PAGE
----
Back Pain at Work?

Back Pain at Work?

If you’ve got back, shoulder, or wrist pain after a long day of work, it’s important to take a look at the way you’re sitting and the quality of your desk chair.

We live in an increasingly digital world, and with the current pandemic, everything is moving online! This means that more and more of us are spending time sitting at computers for extended periods of time. Without the correct body positioning, workspace organization, and office chair, this could mean that you’re experiencing stiffness in the back and shoulders, tight hips, headaches, leg pain, and more.

We’re here to help! Let’s talk about some of the most important things you can do to improve your posture and get rid of that back pain at work.

First: Leg Positioning

We know that no one can sit in the exact same position all day long, but some of your positions could be causing you pain. For example, did you know that crossing your legs or resting them back on the legs of your chair decreases your circulation? You may have noticed your legs tingling or falling asleep. This is a sign that your blood flow is restricted! The best way to keep that blood moving is to place your feet on the floor with your knees at a little more than a 90 degree angle. Your thighs should be parallel to the floor, so be sure to adjust the height of your chair.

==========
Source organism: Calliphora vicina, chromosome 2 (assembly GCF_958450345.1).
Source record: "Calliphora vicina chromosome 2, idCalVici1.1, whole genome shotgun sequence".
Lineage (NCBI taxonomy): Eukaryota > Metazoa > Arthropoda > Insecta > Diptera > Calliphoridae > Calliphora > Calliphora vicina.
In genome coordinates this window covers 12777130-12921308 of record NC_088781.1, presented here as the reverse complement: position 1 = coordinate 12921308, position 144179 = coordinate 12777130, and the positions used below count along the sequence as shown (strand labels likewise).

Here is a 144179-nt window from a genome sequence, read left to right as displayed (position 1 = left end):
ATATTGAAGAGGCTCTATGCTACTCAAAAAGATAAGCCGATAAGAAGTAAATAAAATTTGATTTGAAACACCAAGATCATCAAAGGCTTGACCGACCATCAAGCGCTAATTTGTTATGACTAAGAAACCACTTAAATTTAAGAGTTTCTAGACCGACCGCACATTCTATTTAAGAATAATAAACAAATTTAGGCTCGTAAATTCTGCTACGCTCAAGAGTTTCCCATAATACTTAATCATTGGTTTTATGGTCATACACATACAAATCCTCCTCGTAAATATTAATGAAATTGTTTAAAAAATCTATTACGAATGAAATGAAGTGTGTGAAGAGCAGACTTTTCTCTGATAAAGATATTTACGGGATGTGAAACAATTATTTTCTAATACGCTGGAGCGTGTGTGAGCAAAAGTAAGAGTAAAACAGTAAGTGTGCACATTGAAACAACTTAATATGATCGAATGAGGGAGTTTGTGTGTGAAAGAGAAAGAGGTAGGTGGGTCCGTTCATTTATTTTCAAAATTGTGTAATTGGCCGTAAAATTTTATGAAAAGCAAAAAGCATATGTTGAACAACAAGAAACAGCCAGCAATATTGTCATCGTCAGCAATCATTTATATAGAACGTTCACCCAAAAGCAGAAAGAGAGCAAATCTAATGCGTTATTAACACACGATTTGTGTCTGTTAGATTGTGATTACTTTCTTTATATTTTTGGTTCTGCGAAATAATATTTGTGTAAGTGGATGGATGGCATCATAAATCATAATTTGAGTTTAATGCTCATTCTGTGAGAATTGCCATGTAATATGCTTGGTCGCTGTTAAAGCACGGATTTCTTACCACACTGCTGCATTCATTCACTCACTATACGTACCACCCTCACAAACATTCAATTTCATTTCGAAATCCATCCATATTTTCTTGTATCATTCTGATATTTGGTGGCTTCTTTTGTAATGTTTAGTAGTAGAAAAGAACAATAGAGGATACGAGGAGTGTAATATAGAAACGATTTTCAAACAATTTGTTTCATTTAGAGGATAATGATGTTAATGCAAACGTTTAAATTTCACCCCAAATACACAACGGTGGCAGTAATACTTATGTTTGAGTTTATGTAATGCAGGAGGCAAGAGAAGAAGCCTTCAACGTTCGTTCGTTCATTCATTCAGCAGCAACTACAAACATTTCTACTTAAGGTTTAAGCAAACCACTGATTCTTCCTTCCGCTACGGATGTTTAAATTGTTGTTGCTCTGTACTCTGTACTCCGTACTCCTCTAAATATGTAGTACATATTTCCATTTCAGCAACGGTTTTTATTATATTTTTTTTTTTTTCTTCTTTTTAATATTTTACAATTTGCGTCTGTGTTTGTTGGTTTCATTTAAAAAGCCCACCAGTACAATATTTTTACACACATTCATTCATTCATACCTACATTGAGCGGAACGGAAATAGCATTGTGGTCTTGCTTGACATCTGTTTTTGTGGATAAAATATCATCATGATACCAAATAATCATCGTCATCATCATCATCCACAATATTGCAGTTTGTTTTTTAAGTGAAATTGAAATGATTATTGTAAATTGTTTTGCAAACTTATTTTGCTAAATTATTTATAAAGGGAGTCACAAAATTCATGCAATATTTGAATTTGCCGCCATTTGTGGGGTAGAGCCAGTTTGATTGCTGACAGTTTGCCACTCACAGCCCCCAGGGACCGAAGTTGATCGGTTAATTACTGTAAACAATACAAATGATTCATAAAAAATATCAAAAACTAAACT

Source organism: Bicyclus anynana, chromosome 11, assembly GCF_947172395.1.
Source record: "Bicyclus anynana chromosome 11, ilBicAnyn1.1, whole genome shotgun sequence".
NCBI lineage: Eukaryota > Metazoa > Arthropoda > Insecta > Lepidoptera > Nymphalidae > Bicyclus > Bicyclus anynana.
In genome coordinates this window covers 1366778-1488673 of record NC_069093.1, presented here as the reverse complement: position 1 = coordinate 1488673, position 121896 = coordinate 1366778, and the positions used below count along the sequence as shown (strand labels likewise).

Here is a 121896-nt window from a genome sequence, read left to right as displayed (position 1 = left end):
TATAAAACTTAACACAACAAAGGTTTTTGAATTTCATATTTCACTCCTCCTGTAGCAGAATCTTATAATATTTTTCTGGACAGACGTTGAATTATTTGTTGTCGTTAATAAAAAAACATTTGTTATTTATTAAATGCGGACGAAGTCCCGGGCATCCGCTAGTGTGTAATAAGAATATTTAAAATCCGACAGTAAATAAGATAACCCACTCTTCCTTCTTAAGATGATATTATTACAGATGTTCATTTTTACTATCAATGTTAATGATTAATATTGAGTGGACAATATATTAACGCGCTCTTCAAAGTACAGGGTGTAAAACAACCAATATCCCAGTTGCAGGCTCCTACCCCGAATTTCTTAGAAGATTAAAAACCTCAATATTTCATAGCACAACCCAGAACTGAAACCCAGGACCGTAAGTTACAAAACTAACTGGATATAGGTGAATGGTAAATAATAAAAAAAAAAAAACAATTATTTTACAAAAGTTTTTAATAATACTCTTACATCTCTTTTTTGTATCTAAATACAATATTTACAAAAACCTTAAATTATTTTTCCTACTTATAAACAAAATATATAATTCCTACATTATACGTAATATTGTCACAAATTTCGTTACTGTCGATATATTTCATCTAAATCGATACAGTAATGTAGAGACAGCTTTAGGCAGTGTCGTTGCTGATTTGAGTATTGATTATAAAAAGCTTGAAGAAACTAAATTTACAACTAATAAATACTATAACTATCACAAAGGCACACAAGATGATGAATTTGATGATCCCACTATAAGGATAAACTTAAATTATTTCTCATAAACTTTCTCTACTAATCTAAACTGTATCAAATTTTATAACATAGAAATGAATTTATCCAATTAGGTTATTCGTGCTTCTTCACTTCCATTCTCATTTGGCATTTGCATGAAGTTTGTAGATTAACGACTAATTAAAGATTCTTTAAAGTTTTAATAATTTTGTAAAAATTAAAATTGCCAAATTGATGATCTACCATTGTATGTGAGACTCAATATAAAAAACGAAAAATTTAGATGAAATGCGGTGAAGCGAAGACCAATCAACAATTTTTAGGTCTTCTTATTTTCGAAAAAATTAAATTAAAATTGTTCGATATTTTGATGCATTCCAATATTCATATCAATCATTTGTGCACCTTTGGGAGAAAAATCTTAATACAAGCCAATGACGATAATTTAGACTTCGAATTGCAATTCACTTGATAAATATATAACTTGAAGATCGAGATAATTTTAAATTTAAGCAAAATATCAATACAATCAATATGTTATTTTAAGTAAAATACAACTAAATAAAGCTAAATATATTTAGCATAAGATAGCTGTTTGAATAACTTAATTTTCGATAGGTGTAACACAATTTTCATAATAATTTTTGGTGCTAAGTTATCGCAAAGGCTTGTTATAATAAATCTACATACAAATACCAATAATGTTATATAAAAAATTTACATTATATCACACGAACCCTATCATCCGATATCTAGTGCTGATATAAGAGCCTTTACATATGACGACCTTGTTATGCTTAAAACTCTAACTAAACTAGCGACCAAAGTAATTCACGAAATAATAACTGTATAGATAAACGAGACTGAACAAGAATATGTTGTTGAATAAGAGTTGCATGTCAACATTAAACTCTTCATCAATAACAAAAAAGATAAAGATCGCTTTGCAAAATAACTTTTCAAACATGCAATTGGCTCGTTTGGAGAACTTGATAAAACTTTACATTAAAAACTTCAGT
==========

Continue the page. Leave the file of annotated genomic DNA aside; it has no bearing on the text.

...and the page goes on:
Second: Arms and Shoulders

Take a look at where your arms are resting. Any strain on your wrists, shoulders, or arms can lead to built up tension and stiffness. One simple thing you can do is adjusting the height of your keyboard. You’d be surprised at what that small change can do for you! If you talk on the phone a lot at work, consider getting a headset or bluetooth headphones that will cut down on neck strain.

Last: Back Support

Be sure to find a chair that is fully supporting your lower back. Your spine should be supported through the lumbar curve, which is often where back pain at work is started. Leaning back in your chair, while it seems comfortable at first, is actually putting too much pressure on your lower back. However, hunching forward is also creating an unnatural spinal curve. Try sitting straight up (and adjusting your chair!) so that your back is fully supported from your shoulders to your legs. Here’s a quick test: is every part of your back touching your chair? If it is, then you’ve got the right position!

We hope these tips will help you avoid back pain at work, and enjoy your days a little more! Click here to take a look at our favorite office chairs. The key to good work posture starts with the quality of your chair!

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